• the variable-aperture exposure has slightly less contrast. Perhaps that's just an artifact of the camera blur? Or maybe it's because the exposure setting isn't exactly the same as the constant-aperture exposure, since it takes a little bit of time for me to change the aperture, and the lens spends some small amount of time at several intermediate apertures, and because I've introduced some human error in the timing by not changing settings at the exact seconds specified in my table.
  • the foreground objects (glass of water and camera) appear to be pretty much identical between the two exposures, with the exception of some of the reflections in the water glass, which I assume are due to me and a cat moving around during the exposure.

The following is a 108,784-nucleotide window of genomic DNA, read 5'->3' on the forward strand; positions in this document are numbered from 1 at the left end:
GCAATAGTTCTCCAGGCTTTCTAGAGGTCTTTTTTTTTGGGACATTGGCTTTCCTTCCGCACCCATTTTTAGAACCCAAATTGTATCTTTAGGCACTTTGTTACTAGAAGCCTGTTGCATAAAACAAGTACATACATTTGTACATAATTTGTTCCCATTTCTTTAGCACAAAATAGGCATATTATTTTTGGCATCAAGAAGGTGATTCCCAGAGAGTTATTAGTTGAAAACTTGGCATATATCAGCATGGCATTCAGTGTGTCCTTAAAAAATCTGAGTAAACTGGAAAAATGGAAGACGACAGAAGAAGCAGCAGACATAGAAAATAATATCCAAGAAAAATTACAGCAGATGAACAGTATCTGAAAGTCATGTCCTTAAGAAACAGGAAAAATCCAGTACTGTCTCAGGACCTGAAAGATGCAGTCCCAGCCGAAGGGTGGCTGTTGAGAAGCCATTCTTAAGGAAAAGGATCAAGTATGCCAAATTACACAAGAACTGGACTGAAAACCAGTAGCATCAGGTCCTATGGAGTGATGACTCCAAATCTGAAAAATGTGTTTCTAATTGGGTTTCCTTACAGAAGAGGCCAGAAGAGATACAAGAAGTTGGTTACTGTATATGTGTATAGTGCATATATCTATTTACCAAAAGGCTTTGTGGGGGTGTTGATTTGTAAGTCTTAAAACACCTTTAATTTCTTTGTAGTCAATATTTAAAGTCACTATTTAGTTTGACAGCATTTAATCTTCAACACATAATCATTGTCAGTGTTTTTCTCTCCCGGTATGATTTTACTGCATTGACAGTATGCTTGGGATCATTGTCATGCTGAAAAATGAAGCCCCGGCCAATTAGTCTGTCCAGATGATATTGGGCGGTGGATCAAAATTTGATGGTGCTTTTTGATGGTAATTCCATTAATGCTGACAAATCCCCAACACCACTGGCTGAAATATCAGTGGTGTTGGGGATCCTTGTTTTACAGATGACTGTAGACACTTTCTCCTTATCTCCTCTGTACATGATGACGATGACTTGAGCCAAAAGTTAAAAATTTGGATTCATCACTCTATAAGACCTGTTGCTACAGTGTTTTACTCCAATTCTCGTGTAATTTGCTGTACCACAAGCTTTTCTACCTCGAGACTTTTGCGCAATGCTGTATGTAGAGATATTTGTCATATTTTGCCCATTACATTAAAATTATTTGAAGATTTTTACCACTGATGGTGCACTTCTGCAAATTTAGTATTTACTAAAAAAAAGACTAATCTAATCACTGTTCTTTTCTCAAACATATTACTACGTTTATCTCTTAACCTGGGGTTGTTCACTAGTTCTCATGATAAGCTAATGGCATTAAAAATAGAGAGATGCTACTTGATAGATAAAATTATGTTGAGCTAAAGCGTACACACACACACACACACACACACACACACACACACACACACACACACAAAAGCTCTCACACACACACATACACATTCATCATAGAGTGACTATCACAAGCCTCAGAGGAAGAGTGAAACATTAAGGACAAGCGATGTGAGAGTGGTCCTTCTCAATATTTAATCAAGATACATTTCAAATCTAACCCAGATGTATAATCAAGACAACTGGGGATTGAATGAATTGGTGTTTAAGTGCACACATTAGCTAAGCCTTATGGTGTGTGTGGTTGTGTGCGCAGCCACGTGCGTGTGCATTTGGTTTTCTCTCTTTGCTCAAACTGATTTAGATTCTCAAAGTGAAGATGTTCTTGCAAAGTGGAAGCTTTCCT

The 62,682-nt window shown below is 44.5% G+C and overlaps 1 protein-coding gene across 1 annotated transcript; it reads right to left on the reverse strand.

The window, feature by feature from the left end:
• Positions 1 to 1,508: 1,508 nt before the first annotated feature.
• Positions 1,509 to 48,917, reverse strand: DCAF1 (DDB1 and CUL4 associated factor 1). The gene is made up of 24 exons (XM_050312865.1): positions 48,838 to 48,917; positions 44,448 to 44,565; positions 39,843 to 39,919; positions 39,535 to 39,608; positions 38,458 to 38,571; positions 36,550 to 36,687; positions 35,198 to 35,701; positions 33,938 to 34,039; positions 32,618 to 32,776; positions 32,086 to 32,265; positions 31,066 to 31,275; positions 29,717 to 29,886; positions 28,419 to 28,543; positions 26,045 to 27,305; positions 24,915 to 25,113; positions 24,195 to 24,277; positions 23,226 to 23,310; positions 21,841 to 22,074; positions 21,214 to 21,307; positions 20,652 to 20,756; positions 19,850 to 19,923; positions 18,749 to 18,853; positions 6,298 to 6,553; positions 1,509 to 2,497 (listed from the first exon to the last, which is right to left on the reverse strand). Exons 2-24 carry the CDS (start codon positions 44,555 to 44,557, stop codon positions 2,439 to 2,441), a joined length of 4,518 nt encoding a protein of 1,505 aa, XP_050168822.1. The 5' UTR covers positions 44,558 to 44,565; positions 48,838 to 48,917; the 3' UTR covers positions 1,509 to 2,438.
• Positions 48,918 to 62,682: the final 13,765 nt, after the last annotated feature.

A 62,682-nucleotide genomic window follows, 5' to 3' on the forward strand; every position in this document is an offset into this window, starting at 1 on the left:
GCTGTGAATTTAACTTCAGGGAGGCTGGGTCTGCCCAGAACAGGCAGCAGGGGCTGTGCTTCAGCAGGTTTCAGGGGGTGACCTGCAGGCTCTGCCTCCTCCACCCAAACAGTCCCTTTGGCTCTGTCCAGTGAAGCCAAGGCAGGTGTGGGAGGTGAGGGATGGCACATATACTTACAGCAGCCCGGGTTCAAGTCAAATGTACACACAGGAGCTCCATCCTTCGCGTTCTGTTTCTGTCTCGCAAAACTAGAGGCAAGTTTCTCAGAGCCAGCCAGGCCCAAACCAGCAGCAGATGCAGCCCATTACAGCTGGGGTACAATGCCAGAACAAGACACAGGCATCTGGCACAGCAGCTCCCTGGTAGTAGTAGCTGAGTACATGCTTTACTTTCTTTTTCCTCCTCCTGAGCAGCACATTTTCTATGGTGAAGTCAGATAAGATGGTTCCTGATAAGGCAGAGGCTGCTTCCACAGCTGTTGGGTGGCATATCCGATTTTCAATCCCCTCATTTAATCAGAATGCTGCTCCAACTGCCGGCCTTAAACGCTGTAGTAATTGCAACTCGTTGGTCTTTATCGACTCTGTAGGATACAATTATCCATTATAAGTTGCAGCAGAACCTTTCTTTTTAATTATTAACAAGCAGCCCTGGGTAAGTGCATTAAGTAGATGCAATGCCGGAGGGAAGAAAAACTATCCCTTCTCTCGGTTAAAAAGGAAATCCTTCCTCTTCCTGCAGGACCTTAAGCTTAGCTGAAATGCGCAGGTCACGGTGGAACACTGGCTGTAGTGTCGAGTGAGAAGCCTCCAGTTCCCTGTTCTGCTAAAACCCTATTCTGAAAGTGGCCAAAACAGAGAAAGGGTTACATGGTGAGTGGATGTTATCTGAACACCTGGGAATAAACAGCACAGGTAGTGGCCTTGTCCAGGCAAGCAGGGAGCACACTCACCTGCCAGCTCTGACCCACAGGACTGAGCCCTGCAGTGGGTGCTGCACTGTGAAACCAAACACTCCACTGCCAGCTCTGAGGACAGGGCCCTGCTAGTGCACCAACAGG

• the background books are much more in-focus for the variable-aperture photo. Did I just reinvent focus stacking, or is there something else going on here? enter image description here

So, back to my original question: is there anything I can do with this technique to get some interesting or unique effect? Can I compose the scene differently or change the focus point to get better results? Would a different selection of apertures yield a more interesting effect?

  • \$\begingroup\$ What camera and lens are you using? If it's a modern camera with an electronically controlled aperture, I would be surprised if the aperture actually changed during exposure. Did you verify the aperture blades closed down each time? \$\endgroup\$